Classic films abound in comforting stories and feel-good endings that are right for our times. After years of dystopian movies it’s great to have a plot that doesn’t have everybody dying. During years of the Great Depression, war years, and finally getting back to normal in the 1950s, many movies wanted to look at the sunny side of the street. The Classic Movie Blog Association’s Spring Blogathon is now Classics for Comfort. My five recommended favorites are listed below:
ROMANCE ON THE HIGH SEAS (1948) Warner Bros, Directed by Michael Curtiz. If you haven’t been anywhere and haven’t had a laugh in weeks – you’ll be vicariously voyaging and belly laughing with this movie. Romance on the High Seas was Doris Day’s film debut, and it also starred Jack Carson, Oscar Levant, Janis Page and S.Z Sakall. It’s a real screwball comedy, and here the joke is on some of the characters. Doris Day as Georgia Garrett, is a nightclub singer aching to take a ship cruise. Instead she just takes out travel brochures since she can’t afford a trip. Janis Page as Elvira Kent is well-off but jealous of her husband, who is always cancelling their honeymoon trips and now has a new attractive secretary. Elvira and Georgia bump into each other at the travel agency and exchange stories. Elvira is booking a cruise to Rio with her husband, which then gets cancelled. Her uncle Lazlo (S.Z. “Cuddles” Sakall), tells her just to go alone. Elvira then schemes to stay in town where she can spy on her husband, and she asks Georgia to take her place, which Georgia is thrilled to do. But Georgia is told that she must uphold Elvira’s proper high society reputation since Georgia will be travelling under Elvira’s name – so no flirting with male travelers. Meanwhile Elvira’s husband is equally jealous, and he hires a private detective to take the voyage and spy on “Elvira.” The P.I. is played by Jack Carson, who in no time once shipboard falls for Georgia/Elvira and vice-versa. The shipboard fun is enlivened by Latin-inspired music and Doris’s singing. The late 1940s wardrobe designed by Milo Anderson and the 1940’s Deco sets make for smashing visuals. The romantic confusion continues however, as Georgia’s old boyfriend (Oscar Levant) appears from a port of call, and then Elvira’s jealous husband flies to Rio, where by then everybody is either dodging each other or trying to make up with their permanent mate. Michael Curtiz directed the film. Doris Day was not happy with her acting and asked Curtiz where she could get a drama coach. “No, no!” Curtiz replied, “You’re a natural just as you are, if you learn how to act, you’ll ruin everything.”
MY MAN GODFREY (1936) Universal. Directed by Gregory La Cava. If you don’t think there’s salvation and the plot of a screwball comedy in a homeless camp during the Great Depression, you haven’t seen My Man Godfrey. The story starts in New York as two rich sisters, Cornelia and Irene Bullock played by Gail Patrick and Carole Lombard, go to the city dump to obtain a “forgotten man” for a scavenger hunt party. Cornelia offers $5 to the down-and-out Godfrey Parke played by William Powell. The well-spoken Godfrey is offended by her snobbish manner and pushes Cordelia into a trash heap. Irene thinks that’s funny. Godfrey is charmed by Irene and agrees to play along. He is such a refined homeless character that Irene wins the scavenger hunt game at the Waldorf-Ritz Hotel. But Godfrey is disgusted with the whole idea and wants to return to his homeless camp. Irene is so smitten with him that she offers him a job as their family butler. Once at their mansion, the absent-minded society Mom and Papa Bullock, are charmed too. The couple are played by Alice Brady and Eugene Palette. Mother Angelica is always distracted and father Alexander can’t believe he lives with this bunch and worries about money. But mean sister Cornelia thinks about how to get back at Godfrey, and then there’s a free-loading protégé named Carlos who adds to the wackiness of the household. Godfrey carries out his butler duties with great skill and polish. At a tea party thrown by Irene, one of the guests recognizes Godfrey as a fellow Harvard man. Godfrey silences him, but it seems that our butler is not who he seems to be. Between Irene’s crush on him and his unflappable demeanor, Cornelia decides to play dirty. She plants her pearls under his mattress and says they were stolen. But Godfrey is a clever man. He not only graduated from Harvard, but he lived on the streets. This family may be wacky and have a mean-spirited daughter, but maybe he can do some good. And the homeless camp at the dump might just become useful.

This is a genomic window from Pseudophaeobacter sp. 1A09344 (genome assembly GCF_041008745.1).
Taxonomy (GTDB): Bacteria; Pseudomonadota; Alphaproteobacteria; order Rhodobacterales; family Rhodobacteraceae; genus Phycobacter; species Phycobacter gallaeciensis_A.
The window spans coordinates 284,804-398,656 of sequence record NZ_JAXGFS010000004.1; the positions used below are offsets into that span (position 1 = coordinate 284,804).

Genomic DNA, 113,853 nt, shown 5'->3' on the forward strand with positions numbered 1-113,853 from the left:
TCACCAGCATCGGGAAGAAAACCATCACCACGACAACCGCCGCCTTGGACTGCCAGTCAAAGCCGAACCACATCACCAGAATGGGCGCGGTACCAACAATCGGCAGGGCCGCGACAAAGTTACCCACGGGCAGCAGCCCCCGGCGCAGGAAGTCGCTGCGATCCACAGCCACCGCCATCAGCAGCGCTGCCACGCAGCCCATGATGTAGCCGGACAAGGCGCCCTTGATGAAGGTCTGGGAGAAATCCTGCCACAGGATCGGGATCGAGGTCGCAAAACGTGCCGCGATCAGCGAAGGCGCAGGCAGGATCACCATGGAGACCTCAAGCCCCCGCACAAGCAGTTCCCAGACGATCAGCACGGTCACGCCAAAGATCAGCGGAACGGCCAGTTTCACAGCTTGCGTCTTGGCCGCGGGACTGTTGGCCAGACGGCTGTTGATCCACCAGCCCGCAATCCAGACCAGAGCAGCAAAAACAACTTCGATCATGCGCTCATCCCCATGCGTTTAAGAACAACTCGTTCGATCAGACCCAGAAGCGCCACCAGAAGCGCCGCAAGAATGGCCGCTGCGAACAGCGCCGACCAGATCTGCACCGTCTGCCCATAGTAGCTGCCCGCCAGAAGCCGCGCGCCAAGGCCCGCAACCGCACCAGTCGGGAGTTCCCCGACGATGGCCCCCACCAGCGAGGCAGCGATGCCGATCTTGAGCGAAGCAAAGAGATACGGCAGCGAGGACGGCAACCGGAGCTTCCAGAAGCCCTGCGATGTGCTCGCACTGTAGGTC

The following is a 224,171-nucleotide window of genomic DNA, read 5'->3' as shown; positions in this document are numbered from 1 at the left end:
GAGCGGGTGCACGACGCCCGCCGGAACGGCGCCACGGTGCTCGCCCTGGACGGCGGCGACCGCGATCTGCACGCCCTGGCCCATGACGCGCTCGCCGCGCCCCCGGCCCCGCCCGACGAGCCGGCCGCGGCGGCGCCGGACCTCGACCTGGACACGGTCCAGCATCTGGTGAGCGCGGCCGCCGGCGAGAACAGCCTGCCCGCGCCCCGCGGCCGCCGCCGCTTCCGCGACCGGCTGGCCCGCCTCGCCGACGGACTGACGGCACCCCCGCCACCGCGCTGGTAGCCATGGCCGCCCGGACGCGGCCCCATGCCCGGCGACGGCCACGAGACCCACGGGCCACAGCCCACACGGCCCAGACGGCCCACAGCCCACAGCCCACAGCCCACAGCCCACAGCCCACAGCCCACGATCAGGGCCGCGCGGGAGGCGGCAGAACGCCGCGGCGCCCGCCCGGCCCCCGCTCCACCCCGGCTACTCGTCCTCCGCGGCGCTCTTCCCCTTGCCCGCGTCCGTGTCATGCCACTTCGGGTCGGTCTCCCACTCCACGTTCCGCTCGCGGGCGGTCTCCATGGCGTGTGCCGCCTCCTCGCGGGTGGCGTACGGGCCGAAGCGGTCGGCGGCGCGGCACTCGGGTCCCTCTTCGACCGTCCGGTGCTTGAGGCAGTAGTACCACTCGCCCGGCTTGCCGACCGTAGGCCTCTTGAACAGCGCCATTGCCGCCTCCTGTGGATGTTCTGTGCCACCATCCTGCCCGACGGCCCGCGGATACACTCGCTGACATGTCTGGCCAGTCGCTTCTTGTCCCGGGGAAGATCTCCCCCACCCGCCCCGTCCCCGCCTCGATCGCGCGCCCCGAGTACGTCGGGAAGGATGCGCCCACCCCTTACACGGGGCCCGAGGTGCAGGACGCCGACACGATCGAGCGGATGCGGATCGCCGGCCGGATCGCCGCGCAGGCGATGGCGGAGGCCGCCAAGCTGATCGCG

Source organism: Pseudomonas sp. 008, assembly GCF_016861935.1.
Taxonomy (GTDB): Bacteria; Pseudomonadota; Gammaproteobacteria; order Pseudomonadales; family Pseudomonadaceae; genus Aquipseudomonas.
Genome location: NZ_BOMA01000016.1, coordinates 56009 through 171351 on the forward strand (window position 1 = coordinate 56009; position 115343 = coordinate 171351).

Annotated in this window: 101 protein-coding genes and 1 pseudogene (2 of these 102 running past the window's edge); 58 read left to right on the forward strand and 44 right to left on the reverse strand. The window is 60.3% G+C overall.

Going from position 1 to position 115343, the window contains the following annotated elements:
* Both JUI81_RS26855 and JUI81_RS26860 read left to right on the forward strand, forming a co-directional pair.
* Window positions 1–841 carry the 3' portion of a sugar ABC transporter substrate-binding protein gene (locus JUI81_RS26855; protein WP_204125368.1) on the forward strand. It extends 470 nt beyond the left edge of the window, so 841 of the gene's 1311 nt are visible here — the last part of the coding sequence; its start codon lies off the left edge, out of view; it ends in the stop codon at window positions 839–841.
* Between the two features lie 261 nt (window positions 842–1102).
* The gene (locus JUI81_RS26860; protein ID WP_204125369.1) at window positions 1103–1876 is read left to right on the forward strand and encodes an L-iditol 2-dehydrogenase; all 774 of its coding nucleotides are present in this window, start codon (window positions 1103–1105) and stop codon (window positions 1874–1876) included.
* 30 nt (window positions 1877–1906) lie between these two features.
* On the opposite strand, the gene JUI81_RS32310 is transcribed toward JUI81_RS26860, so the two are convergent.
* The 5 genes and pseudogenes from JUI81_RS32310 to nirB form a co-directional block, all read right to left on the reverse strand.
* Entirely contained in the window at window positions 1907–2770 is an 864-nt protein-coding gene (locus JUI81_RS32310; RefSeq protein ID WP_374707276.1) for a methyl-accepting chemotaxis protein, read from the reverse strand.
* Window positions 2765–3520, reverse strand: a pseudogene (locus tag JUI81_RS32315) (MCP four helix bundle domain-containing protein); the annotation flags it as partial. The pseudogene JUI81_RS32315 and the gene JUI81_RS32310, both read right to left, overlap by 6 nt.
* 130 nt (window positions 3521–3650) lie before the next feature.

STAGE DOOR (1937) RKO. Directed by Gregory La Cava. The 1930s were the era of “women’s films,” and here’s a perfect movie of the type. It is witty, it has an all-star women’s cast, and it is simply unforgettable and comforting in its resolution of the conflicts inherent in a boarding house full of struggling actresses. The 1930s were also the era of wise-cracking dames. And the snappy dialogue launches you right into the story. The cast includes Katharine Hepburn as Terry Randall, an aspiring actress from a rich Midwestern family. The haughty Terry lands in a group of world-weary actresses and chorus girls boarding at the Footlights Club in New York. From the beginning Terry antagonizes Jean Maitland as played by Ginger Rogers. Then they find out they’ll be roommates. The other wise-cracking boarders were also like oil and water with Terry. Except for Gail Patrick as the ambitious sophisticate and venomous Linda Shaw. The super cast included Lucille Ball, Eve Arden, and a very young Ann Miller. The “house mother” and acting advisor is played by Constance Collier, an actress famous in the silent era. A very earnest member of the house is loved by all, Kay Hamilton, played by Andrea Leeds. Kay had starred in a play the previous year, but now can’t find a role. The key theatrical producer is played by Adolphe Menjou as Anthony Powell. When the desperate and malnourished Kay visits his offices but is denied an appointment she faints. Terry (Katharine Hepburn) was also waiting and barges into Powell’s office to berate him for his callousness. He is unphased, until later he learns that Terry’s father wants to secretly bankroll a play, Enchanted April so she can get the lead role. If only things were that simple. Powell is a notorious womanizer, making advances on Terry and Jean. But Terry is weak as an actress and has bad rehearsals; and the lovable Kay had wanted that part. Kay is now giving Terry acting tips. Menjou/Anthony Powell sees a disastrous play in the works. It will take a tragedy for all of these disparate characters to come together in this bittersweet gem of a movie.